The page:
Win Millennial Talent Through Workplace Strategy

Is your workplace millennial friendly? Do you have a workforce strategy in place that will recruit and retain them? Is this on your mind? Does it matter? Michael McDermott, consulting manager, and Steven J. Zatta, consulting director, for Cushman & Wakefield’s Global Business Consulting Group, think it does, and according to their study, “Facing the Millennial Wave,” despite the criticality of millennials to every company’s labor strategy, evidence indicates most still don’t know what it takes to attract and engage this generation.

I interviewed McDermott and Zatta on their findings and how those can affect your workplace strategy. Below are edited excerpts from our interview.

Let’s talk about workplace preferences for millennials. What do they want? Are they getting it?

Zatta: There are a few core millennial traits that heavily influence what millennials are looking for in a work environment. Millennials are highly educated, ambitious, and confident. They also thrive on new experiences and being both challenged and motivated by their peers. As a result, they look for a work environment that reflects their personal values, creates a sense of energy, enables them to effectively perform their roles and makes them feel connected to the activity and people around them.

 

Steven J. Zatta, Cushman & Wakefield's Global Business Consulting Group
Steven J. Zatta, Cushman & Wakefield's Global Business Consulting Group

From a practical standpoint, this translates into an environment that provides freedom and choice of where and how to work, and that enables fluid transfer between collaborative and solitary spaces over the course of the day.

Companies are increasingly providing these types of environments as real estate, human resources, and business leaders develop a better understanding of what drives engagement and productivity. It’s important to note that many of the same workplace attributes that millennials want are also sought by older generations. Fluid access to private and collaborative places, for example, is something that benefits workers of all generations.

Your data has some important findings. For example, millennials thrive on competition, not just collaboration. They’re experience hoppers, not job hoppers. How did you come to those conclusions?

Zatta: There are numerous studies and articles that point to the affinity millennials have for peer interactionand the fact this generation is more likely to jump from one company to another. We explored the root causes of these characteristics by doing additional research and talking to millennials about their perspectives.

When it comes to collaboration and competition, we learned that millennials look to peers as a source of motivation and benchmark of performance. For millennials, competition is not about outperforming a colleague, it is about finding sources of inspiration and developing a sense of the size and scale of their personal contribution to the company.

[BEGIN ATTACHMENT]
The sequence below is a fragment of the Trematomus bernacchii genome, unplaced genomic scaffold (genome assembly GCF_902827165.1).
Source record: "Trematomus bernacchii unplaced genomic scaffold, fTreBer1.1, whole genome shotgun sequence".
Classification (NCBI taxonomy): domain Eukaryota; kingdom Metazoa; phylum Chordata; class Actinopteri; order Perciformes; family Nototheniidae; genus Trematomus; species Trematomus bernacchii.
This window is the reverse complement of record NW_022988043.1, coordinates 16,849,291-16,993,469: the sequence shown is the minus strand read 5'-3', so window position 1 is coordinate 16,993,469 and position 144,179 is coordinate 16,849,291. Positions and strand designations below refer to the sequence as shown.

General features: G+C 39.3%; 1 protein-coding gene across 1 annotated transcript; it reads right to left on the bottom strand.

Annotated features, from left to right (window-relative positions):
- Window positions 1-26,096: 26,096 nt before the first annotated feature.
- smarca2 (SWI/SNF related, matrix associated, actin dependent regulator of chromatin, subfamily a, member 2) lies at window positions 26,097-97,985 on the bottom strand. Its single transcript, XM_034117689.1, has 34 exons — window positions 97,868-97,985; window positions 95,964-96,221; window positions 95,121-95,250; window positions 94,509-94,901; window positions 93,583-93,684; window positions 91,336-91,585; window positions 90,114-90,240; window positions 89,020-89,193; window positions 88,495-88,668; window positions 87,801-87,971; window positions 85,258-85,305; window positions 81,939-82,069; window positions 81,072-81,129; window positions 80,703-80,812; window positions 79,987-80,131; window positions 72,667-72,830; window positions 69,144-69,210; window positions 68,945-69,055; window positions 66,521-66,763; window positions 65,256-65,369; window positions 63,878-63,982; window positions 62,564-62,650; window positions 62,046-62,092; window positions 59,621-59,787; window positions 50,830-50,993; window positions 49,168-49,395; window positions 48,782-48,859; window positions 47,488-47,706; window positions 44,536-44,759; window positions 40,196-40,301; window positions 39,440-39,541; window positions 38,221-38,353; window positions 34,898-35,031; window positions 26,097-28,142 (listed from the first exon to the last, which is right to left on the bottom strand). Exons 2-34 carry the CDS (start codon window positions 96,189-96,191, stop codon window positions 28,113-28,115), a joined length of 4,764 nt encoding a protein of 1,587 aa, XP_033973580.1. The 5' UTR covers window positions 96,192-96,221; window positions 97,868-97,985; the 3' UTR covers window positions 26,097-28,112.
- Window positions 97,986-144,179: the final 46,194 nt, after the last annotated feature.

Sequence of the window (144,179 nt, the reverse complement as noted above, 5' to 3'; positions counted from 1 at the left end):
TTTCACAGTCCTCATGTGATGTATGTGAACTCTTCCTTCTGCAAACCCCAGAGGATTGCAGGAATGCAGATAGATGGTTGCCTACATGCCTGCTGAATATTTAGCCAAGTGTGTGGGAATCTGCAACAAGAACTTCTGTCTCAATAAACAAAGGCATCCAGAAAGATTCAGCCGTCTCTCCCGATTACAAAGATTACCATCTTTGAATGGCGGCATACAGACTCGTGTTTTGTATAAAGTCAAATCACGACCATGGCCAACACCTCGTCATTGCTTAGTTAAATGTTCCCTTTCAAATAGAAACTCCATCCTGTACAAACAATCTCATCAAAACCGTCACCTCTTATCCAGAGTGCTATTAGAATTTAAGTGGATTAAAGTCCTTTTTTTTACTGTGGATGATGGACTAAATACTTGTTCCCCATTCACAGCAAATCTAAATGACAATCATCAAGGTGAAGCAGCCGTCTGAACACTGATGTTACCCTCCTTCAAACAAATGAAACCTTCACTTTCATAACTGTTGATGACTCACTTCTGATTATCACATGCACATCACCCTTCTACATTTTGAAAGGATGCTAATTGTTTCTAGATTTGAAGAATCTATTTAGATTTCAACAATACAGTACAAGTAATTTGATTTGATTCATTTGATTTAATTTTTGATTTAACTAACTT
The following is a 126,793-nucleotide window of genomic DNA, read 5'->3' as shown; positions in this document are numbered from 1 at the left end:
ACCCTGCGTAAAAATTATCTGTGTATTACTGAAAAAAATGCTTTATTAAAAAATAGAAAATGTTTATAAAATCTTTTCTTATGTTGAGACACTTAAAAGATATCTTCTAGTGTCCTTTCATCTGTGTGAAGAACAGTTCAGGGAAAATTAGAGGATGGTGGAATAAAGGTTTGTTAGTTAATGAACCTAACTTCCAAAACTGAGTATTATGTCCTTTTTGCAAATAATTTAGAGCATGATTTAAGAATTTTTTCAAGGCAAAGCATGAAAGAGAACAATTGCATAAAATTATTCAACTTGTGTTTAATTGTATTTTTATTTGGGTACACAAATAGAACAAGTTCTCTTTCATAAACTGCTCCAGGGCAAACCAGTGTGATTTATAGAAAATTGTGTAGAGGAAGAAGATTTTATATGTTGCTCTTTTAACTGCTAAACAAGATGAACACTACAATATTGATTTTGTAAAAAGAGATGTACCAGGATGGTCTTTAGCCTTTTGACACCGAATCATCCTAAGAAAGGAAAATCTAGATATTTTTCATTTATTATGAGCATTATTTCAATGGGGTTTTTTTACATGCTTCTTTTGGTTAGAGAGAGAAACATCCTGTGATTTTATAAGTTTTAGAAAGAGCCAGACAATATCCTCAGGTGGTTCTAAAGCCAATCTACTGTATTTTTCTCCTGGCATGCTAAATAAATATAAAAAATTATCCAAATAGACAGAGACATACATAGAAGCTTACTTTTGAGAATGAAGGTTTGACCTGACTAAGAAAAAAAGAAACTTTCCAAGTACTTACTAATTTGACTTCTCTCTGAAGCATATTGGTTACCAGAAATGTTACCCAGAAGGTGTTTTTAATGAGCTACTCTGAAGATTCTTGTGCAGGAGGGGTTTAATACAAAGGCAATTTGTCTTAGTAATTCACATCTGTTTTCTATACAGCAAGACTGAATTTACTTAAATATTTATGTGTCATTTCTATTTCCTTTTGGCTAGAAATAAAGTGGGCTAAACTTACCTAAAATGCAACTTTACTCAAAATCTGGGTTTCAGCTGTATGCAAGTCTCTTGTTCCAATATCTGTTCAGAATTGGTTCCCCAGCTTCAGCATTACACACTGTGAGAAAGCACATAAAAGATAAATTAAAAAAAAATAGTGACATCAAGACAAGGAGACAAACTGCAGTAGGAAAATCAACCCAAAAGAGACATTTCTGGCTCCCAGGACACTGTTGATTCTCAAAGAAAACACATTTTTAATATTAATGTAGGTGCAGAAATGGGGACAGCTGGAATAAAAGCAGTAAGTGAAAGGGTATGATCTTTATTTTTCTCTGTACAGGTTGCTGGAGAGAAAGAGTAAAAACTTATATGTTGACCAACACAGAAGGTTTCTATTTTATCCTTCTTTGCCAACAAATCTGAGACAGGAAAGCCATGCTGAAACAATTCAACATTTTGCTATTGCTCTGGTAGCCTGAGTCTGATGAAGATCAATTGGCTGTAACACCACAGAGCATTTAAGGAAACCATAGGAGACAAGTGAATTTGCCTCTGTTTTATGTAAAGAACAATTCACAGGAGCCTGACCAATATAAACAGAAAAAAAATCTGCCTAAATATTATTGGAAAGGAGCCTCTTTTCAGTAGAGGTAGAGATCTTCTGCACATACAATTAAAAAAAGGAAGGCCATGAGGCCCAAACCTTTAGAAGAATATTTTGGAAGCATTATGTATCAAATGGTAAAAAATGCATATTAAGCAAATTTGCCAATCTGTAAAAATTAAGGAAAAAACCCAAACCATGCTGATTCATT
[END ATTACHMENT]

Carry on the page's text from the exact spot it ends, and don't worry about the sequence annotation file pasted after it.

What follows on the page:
From a job hopping perspective, we learned that millennials usually don’t move to a different company simply because they want to work somewhere new. They move because they want new experiences and learning opportunities. When millennials have a clear understanding of the opportunities they have at their current company, they are much less likely to leave.

 

Michael McDermott, Cushman & Wakefield’s Global Business Consulting Group
Michael McDermott, Cushman & Wakefield’s Global Business Consulting Group

What do these findings mean for the workforce?

McDermott: These findings mean a few things for the workforce. First, they indicate the workforce needs exposure to a larger and more diverse group of employees across the company. Millennials need to interact not only with employees on their own teams but also [with] people who work in different roles and other parts of the organization. This enables millennials to understand how they stack up against their peers and exposes them to new ideas and experiences. 

Second, it means a workforce that benefits from seeing what it takes to succeed in a variety of roles across the company. This contributes to helping millennials remain energized and excited by showing them all of the opportunities they have to grow and develop.

Third, it means a workforce that is best suited to a workplace environment built on transparency and information flows that encourage people to come to the office, interact and share perspectives.

Do you think older generations are aware of this? Is there anything workplaces should be doing to accommodate millennials as a result?

Zatta: The war for talent and a desire to boost employee productivity is an increasing focus for business leaders across industries. As a result, older generations are starting to comprehend more of what it takes to craft an employee value proposition that drives engagement. The best companies recognize there is tremendous opportunity to capture competitive advantage in the war for millennial talent and work hard to be at the forefront of using workplace strategy as a powerful differentiator.

To emulate these companies through workplace strategy, organizations should stop thinking about the workplace from a real estate or facility perspective and start thinking about it as a brand. What brand does your workplace convey? Does it reflect transparency and the freedom to choose where and how to work? Does it communicate the company’s commitment to innovation, personal development, and idea sharing? Is it a brand that energizes employees and makes them want to come to work?

This article originally appeared in Diversity Executive's sister publication, Chief Learning Officer.